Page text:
He let go of March’s hand and pointed down the road. “Most of them who needs the lessons is going to be old and big. Case you hadn’t heard, freed slaves want to read and write. Got to stand up to them and not have no tinies talking to them just so.”
He was a man who saved his eloquence in defense of God, especially when he prayed. He didn’t know how to talk to some fancy Northern schoolteacher lady.
“Mr. Smithson. What are tinies?”
“Well, now…” Virgil spread his hands.
“Someone like me, ma’am. Small. Getting in the way. Daddy calls me a tiny sometimes. But I’m March. Mamma name me that so I know when I was born.”
The lady inclined her head and looked down at March, her bonnet bobbing. “No tiny you, my child. You are a big girl. Even I can see that. A lovely spring child, just like your mamma named you.”
“Got lots to do,” Virgil interrupted. Wasn’t too good for March to get big notions in her head. “And I don’t have no time to watch over no schoolteacher lady.”
“There have been women schoolteachers all over the South before and after the war, Mr. Smithson. I have my letter from the mission right here.”
Virgil held up a hand. “I don’t need to see no letter. And those women are widows. Or married. White ladies.”
Silence lay between them.
The cast of her skin lit from within, shone incandescent. The recent loss in her life turned up in the deep wells that showed sharp cheekbones above the dimples. Did she have Indian blood? A mixed-blood lady teacher would have an even harder time. No, she had almost got him, but she had to go home. He picked up her case. “Well, I get you on to Pauline’s and get you comfortable for the night. Bring you back here to meet the train in the morning.”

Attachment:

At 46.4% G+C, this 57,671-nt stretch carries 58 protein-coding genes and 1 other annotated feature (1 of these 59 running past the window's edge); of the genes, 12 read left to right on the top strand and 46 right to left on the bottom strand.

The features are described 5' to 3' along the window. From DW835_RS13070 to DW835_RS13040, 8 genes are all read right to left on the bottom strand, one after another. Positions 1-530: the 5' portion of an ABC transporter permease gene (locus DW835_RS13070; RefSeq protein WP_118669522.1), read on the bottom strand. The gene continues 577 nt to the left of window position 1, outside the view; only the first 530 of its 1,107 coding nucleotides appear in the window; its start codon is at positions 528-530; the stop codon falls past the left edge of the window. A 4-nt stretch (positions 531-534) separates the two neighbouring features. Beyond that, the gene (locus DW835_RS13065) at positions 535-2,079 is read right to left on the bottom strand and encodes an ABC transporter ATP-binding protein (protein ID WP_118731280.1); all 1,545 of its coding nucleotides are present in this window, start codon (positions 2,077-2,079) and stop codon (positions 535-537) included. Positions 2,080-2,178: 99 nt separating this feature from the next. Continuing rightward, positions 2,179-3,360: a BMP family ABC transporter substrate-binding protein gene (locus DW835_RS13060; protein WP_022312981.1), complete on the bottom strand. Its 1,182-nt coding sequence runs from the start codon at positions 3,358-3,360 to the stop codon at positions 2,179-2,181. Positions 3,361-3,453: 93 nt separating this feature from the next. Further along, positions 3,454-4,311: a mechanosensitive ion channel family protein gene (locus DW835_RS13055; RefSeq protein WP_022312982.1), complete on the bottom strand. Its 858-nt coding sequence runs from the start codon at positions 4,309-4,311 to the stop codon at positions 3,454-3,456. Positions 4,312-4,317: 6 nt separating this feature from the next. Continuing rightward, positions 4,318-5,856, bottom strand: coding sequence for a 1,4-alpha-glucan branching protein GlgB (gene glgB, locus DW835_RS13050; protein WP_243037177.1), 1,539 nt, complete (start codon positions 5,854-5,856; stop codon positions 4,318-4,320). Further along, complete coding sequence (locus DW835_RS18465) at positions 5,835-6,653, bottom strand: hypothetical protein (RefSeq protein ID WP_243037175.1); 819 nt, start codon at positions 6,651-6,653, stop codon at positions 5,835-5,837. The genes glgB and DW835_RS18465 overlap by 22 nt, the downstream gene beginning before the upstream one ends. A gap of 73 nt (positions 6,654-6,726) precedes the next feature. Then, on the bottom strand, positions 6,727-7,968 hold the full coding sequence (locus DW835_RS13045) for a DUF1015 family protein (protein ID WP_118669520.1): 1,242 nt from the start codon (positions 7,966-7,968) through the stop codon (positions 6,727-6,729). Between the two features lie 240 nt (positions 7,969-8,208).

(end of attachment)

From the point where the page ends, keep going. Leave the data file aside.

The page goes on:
If he had shot March with an arrow, he couldn’t have wounded his daughter more, judging from the screwed-up look on her brown face. And made him all the more determined for this pretty lady to get on about her business. This woman with her fancy bonnet and her big trailing dress with the smallest possible waist put big ideas into March’s head. What would he do with that once this lady was gone on about her rich life? Best to put all of that to an end. Now. Today. Well, at least tomorrow.
He moved off the platform, and March dragged her feet in her dusty shoes. But the rustle of the lady’s skirts did not follow them.
Virgil turned. She was still up there on the platform, a dark bell against the afternoon sky.